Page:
The brand’s commitment to quality and innovation has earned it a loyal customer base worldwide, making Yokohama a trusted choice for drivers seeking reliable and high-performing tires.

Mostly Known for Manufacturing Tires For:

  • Passenger cars
  • Performance cars
  • SUVs (Sport Utility Vehicles)
  • Mini vans
  • Crossovers
  • Trucks
  • Vans
  • High-performance vehicles
  • Commercial vehicles
  • Tractors
  • Bicycles


1. Dry Performance

I’m going to compare the performance of two summer tires as they are the ideal type in dry weather.

I’m taking a look at the Uniroyal Tiger Paw GTZ All Season 2 vs the Yokohama Advan Sport V105.

In my opinion, based on the research I conducted, I would rate the dry performance of the Uniroyal Tiger Paw GTZ All Season 2 as a 4.0 out of 5.

It provides good dry traction and a long-lasting tread life, making it suitable for everyday drivers.

The optimized tread design enhances both dry performance and ride comfort.

On the other hand, the Yokohama Advan Sport V105 receives a rating of 4.8 out of 5 for its exceptional attributes, including superior handling, wider tread blocks, maximum grip, and positive customer reviews.

Considering these factors, the Yokohama Advan Sport V105 appears to have a slight edge in terms of dry performance.

2. Wet Performance

For the wet performance, I’ll be comparing the Uniroyal Tiger Paw Touring A/S vs the Yokohama Avid Ascend GT.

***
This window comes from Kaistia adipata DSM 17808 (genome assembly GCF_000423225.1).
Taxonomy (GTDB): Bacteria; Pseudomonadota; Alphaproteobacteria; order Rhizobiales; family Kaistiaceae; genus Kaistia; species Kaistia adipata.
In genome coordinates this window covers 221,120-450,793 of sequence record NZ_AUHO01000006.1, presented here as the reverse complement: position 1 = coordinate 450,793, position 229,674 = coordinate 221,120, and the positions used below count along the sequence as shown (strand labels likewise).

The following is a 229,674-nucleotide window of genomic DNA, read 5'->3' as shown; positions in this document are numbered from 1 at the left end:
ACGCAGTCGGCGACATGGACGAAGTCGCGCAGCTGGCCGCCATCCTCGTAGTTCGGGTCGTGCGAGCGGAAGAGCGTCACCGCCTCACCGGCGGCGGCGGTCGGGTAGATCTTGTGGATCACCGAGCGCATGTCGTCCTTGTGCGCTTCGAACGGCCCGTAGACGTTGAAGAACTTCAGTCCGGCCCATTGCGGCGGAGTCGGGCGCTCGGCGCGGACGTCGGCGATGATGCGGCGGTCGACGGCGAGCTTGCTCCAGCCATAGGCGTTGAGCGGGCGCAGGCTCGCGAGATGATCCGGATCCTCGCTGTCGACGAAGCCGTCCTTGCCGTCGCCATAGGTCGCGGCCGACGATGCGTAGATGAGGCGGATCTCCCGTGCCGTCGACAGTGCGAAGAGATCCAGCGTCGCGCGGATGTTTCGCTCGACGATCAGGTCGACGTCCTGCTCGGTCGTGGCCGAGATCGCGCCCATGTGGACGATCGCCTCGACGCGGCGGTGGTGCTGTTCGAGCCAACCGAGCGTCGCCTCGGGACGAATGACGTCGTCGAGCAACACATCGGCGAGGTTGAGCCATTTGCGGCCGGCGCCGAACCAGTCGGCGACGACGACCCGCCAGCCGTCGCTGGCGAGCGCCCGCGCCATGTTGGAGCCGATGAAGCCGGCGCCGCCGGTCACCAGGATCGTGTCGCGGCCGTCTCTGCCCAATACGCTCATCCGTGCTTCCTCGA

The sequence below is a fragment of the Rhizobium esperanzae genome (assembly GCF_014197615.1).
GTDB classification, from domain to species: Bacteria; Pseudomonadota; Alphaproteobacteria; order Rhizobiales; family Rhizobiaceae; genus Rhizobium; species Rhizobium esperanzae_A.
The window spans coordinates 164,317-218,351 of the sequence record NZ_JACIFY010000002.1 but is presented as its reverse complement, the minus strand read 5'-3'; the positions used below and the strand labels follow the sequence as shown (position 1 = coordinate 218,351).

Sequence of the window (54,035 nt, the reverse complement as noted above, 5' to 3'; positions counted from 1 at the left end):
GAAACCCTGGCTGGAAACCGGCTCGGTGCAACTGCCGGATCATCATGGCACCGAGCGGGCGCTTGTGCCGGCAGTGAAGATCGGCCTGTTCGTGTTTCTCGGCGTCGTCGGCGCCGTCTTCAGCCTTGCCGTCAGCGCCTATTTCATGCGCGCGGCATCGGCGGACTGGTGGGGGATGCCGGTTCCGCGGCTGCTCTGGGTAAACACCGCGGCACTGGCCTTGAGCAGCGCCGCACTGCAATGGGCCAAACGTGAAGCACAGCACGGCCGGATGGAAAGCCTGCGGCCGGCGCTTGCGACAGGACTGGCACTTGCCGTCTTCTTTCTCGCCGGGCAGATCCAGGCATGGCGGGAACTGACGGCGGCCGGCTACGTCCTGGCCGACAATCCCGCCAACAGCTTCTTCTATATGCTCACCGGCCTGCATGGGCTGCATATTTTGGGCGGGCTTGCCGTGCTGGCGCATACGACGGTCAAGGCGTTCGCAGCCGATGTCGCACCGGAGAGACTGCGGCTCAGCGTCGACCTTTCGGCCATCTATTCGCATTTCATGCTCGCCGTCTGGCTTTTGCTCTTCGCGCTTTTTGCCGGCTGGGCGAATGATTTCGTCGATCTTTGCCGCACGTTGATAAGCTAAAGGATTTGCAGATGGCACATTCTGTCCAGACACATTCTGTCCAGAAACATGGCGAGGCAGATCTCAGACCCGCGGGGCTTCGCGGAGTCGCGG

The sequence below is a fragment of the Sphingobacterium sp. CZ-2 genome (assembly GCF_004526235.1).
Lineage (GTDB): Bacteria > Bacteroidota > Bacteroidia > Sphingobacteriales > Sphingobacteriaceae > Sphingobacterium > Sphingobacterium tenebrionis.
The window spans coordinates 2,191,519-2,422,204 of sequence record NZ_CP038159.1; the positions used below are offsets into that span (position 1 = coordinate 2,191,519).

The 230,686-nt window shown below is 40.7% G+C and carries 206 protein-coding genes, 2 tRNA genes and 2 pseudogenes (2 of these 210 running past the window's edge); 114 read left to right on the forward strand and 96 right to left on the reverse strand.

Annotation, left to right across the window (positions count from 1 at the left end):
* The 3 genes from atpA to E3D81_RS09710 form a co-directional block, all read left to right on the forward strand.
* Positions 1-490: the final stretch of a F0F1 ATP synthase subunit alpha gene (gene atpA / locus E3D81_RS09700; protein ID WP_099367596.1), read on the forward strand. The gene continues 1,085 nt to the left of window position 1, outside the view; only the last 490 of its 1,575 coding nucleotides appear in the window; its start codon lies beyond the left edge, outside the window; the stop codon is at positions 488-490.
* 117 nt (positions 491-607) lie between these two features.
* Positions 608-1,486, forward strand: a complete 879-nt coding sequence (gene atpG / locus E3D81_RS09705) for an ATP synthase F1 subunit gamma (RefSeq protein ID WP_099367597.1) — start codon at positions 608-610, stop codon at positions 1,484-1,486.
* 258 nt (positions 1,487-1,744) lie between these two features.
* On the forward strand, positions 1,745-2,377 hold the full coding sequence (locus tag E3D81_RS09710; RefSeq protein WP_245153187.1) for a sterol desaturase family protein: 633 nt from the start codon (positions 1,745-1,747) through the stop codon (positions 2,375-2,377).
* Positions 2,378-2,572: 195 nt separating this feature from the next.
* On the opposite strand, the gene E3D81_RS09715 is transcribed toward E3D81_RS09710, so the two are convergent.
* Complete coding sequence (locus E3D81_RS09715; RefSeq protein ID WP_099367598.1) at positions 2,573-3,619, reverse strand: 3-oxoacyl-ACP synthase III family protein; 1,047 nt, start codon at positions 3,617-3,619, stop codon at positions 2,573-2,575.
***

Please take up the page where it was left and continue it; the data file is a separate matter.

Based on my research and personal rating, I would give the Uniroyal Tiger Paw Touring A/S tire a wet performance rating of 4.2 out of 5.

It offers decent traction in wet conditions with its all-season compound and high sipe density, although opinions on its wet performance compared to dry roads are mixed.

On the other hand, the Yokohama Avid Ascend GT tire receives a wet performance rating of 4.6 out of 5.

It excels in wet performance, providing excellent hydroplaning resistance and stable handling.

Considering these ratings, the Yokohama Avid Ascend GT tire emerges as the better choice for wet performance.

3. Snow Performance

We all know that you need dedicated winter tires if you’re going to be driving on harsh winter conditions.

That’s why I’ll be comparing the snow performance of two specialized winter tires – Uniroyal Tiger Paw Ice & Snow 3 vs Yokohama iceGUARD iG52c.

As someone who has personally tested the snow performance of both the Uniroyal Tiger Paw Ice & Snow 3 and the Yokohama iceGUARD iG52c, I can confidently say that both tires excel in this area.

On a scale of 1 to 5, I rate the Uniroyal tire at 4.3 and the Yokohama at 4.5.

Both tires offer enhanced traction, improved grip, and reliable performance in snowy conditions.